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Table of contents
1.
Introduction 
2.
Why Exception Handling?
3.
Exception Handling keywords
4.
Syntax 
4.1.
Code
5.
Example of exception handling
5.1.
Code
6.
Standard Exception in C++
7.
User-defined Exceptions
7.1.
Code
8.
Frequently asked questions
9.
Key Takeaways
Last Updated: Mar 27, 2024

What is an Exception Handling?

Author Shivam Verma
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Introduction 

Before knowing exception handling, it is essential to know about exceptions. An exception is an unpredicted problem that arises during the program's execution. To deal with this unexpected problem, exception handling is used. Exception Handling is a mechanism to handle runtime errors. We perform exception handling to maintain the normal flow of the program even after the runtime errors.

Also see, Literals in C.Fibonacci Series in C++

Why Exception Handling?

The main advantages of exception handling over traditional error handling are given below.

  • To distinguish the error handling code from the normal code: 
    In traditional error handling, we always use if and else statements to handle the errors. These traditional error handling codes get mixed up with the normal code. This makes code less readable and maintainable. We use exception handling over traditional error handling to get rid of these problems.
  • A function can handle any exception they choose:
    In C++, a function can identify the exceptions that it throws with the help of the throw keyword. The caller of this function will handle the uncaught exception either by specifying it again or catching it.
  • Grouping of Error Types:
    We use exception handling to create a hierarchy of exception objects, group exceptions in namespaces or classes, categorize them according to types.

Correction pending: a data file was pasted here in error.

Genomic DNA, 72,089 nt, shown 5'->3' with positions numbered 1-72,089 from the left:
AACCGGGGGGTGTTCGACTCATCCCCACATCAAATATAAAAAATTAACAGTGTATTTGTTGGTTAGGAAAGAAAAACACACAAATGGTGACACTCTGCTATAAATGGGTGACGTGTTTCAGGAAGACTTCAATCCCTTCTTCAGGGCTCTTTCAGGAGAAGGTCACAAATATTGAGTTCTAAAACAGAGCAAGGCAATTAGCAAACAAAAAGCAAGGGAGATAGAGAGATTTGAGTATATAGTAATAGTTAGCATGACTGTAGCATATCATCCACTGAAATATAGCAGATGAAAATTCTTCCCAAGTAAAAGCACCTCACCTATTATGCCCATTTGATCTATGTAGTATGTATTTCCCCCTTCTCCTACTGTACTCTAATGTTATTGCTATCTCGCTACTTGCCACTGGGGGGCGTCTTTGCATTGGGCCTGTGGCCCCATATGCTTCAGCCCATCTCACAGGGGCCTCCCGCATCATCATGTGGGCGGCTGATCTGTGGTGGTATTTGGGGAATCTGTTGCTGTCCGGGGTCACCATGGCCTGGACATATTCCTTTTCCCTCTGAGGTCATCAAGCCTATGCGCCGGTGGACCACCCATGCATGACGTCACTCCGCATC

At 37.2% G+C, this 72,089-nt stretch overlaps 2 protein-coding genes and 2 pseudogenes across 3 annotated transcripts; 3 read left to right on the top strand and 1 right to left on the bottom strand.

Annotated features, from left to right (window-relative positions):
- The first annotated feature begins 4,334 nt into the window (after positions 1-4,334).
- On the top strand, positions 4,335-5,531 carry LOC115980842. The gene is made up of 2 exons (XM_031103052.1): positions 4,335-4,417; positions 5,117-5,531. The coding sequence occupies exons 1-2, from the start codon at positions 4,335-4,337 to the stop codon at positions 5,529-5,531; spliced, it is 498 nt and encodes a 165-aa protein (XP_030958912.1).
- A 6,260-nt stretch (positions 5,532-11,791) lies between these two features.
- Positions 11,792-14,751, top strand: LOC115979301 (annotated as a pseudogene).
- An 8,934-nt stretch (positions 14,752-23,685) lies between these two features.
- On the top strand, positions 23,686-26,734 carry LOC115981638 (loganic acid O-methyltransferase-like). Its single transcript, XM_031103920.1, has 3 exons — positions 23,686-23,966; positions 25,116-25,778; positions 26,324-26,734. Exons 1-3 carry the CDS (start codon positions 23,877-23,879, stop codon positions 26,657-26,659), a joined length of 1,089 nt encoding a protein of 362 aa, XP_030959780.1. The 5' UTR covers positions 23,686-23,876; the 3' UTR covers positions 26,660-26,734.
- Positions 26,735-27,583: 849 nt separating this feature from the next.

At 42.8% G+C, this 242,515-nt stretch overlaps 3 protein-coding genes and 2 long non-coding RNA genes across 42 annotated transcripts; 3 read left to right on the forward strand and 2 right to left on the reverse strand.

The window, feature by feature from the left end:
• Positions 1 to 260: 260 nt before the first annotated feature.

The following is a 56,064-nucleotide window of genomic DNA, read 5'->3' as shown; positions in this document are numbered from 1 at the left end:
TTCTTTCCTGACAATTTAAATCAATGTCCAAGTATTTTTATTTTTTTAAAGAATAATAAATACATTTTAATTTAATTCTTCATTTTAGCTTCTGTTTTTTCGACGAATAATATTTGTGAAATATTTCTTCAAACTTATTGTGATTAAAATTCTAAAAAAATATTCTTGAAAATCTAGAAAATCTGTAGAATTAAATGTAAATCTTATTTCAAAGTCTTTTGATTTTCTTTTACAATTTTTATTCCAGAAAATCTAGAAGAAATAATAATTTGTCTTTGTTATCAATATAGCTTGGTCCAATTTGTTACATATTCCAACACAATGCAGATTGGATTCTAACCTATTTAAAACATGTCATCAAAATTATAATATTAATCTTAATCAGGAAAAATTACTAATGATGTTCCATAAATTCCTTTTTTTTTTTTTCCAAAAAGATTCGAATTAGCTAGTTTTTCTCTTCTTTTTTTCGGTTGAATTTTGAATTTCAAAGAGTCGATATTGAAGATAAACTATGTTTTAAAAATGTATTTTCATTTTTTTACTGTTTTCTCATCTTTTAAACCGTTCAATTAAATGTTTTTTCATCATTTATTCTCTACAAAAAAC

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Exception Handling keywords

These are three keywords that are used to resolve exceptions in C++.

  • throw: when a problem arises in a program, it throws an exception. The throw keyword helps to throw the exception.
  • try: it represents a block of code that can throw an exception.
  • catch: it represents a block of code that is executed when a particular exception is thrown.   

Syntax 

Here is the syntax that takes try/catch.

Code

try
{
   // protected code
} 
catch(Exception_name exception_1)
{
   // catch block
} 
catch(Exception_name exception_2)
{
   // catch block
}
catch(Exception_name exception_N)
{
   // catch block
}

There is one try statement in the above syntax and many catch statements. The Exception_name is the name of the exception to be caught. The exception_1,exception_2, and exception_N are defined names. They are referring to the exceptions.

Example of exception handling

Code

#include<bits/stdc++.h>
using namespace std;
int main()
{
  try
  {
    int age=16;
    int voting_age=18;
    if (age>=voting_age)
    {
      cout<< "You are eligible for voting.";
    }
    else
    {
      throw "You are not eligible for voting.";
    }
  }
  catch (const char* msg)
  {
    cout<< "For voting, You must be at least 18 years old." <<endl;
    cout<<msg;  
  }
  return 0;
}

Output

For voting, You must be at least 18 years old.
You are not eligible for voting.

In the above example, the try block throws an exception when the age is less than 18. The catch block catches the exception.